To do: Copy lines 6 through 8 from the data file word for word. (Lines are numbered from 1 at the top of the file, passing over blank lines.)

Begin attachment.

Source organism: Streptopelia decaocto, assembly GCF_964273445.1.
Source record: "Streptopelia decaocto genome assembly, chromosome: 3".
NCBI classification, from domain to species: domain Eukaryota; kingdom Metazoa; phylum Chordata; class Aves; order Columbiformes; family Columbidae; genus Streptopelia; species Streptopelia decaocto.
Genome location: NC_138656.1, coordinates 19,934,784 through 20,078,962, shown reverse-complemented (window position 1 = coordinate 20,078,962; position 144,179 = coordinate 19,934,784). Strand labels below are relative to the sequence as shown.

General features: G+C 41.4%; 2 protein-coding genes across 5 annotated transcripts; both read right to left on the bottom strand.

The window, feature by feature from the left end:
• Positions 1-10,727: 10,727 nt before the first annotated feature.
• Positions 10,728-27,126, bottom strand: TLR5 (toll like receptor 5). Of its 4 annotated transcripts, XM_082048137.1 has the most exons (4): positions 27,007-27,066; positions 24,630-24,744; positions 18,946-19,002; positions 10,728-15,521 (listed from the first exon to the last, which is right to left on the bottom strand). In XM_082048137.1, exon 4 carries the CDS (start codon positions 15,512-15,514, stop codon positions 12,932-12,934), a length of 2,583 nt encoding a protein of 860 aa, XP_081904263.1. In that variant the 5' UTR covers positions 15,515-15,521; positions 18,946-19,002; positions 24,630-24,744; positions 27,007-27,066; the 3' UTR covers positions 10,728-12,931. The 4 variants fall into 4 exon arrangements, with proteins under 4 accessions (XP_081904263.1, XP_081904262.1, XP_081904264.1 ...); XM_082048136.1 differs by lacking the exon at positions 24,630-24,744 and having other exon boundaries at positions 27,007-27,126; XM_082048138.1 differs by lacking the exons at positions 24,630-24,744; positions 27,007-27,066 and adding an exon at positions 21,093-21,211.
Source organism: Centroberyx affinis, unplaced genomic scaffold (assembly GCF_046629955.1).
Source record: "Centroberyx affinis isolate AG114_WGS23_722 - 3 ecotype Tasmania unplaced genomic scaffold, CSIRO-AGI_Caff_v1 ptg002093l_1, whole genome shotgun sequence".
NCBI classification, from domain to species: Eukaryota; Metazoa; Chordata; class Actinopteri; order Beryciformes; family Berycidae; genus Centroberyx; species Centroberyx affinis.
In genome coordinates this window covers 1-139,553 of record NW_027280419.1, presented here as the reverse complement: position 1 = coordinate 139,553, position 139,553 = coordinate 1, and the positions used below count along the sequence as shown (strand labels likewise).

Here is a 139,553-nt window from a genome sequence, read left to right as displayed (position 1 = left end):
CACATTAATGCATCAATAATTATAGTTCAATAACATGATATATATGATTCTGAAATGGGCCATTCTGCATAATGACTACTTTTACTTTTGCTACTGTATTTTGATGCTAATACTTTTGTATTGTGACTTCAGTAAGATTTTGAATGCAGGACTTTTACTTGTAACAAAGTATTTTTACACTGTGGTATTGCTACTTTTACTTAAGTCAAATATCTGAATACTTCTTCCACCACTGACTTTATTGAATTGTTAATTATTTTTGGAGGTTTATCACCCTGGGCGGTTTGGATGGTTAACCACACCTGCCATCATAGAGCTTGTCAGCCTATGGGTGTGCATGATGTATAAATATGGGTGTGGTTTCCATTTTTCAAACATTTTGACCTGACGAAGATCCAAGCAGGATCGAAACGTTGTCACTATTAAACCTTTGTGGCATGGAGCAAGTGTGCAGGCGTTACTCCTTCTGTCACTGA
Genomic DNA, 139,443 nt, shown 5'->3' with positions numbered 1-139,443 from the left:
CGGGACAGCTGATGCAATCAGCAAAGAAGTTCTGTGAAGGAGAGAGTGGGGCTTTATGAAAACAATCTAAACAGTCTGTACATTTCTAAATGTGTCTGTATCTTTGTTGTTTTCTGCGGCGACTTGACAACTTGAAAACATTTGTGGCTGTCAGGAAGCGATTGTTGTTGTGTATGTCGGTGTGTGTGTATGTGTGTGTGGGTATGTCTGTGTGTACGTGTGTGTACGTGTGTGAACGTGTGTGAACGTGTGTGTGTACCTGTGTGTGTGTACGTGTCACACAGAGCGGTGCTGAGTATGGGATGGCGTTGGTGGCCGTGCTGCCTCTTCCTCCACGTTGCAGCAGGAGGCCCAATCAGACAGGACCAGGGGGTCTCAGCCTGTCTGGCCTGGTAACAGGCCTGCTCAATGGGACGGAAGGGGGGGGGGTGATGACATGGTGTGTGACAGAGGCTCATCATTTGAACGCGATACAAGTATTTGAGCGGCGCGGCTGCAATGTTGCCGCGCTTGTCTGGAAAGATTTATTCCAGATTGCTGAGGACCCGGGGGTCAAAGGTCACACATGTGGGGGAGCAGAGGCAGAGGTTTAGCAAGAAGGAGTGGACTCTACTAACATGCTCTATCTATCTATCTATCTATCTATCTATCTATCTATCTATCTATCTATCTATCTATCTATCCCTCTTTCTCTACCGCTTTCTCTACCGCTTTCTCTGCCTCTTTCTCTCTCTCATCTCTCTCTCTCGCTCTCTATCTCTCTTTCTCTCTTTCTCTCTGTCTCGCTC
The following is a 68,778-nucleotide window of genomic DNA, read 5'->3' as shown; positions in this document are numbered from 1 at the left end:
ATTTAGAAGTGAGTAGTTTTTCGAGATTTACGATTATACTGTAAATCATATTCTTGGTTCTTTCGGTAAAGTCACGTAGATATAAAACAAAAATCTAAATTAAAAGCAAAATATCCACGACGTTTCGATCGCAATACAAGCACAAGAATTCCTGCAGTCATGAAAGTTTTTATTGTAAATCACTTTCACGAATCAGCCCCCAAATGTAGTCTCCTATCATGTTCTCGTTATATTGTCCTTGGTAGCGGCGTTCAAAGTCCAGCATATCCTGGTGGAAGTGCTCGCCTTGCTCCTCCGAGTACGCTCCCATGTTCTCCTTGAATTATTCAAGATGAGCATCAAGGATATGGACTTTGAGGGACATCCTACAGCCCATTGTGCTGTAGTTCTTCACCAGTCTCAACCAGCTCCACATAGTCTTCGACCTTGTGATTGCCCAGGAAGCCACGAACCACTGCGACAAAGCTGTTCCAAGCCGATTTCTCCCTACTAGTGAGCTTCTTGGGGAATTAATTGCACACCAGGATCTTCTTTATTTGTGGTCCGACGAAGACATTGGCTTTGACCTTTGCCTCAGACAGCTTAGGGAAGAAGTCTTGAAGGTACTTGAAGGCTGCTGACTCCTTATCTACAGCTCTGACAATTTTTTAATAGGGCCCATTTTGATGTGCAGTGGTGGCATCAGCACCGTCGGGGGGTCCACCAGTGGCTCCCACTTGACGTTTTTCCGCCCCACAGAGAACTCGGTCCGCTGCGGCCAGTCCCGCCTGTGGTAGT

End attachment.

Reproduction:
The window, feature by feature from the left end:
• Positions 1-10,727: 10,727 nt before the first annotated feature.
• Positions 10,728-27,126, bottom strand: TLR5 (toll like receptor 5). Of its 4 annotated transcripts, XM_082048137.1 has the most exons (4): positions 27,007-27,066; positions 24,630-24,744; positions 18,946-19,002; positions 10,728-15,521 (listed from the first exon to the last, which is right to left on the bottom strand). In XM_082048137.1, exon 4 carries the CDS (start codon positions 15,512-15,514, stop codon positions 12,932-12,934), a length of 2,583 nt encoding a protein of 860 aa, XP_081904263.1. In that variant the 5' UTR covers positions 15,515-15,521; positions 18,946-19,002; positions 24,630-24,744; positions 27,007-27,066; the 3' UTR covers positions 10,728-12,931. The 4 variants fall into 4 exon arrangements, with proteins under 4 accessions (XP_081904263.1, XP_081904262.1, XP_081904264.1 ...); XM_082048136.1 differs by lacking the exon at positions 24,630-24,744 and having other exon boundaries at positions 27,007-27,126; XM_082048138.1 differs by lacking the exons at positions 24,630-24,744; positions 27,007-27,066 and adding an exon at positions 21,093-21,211.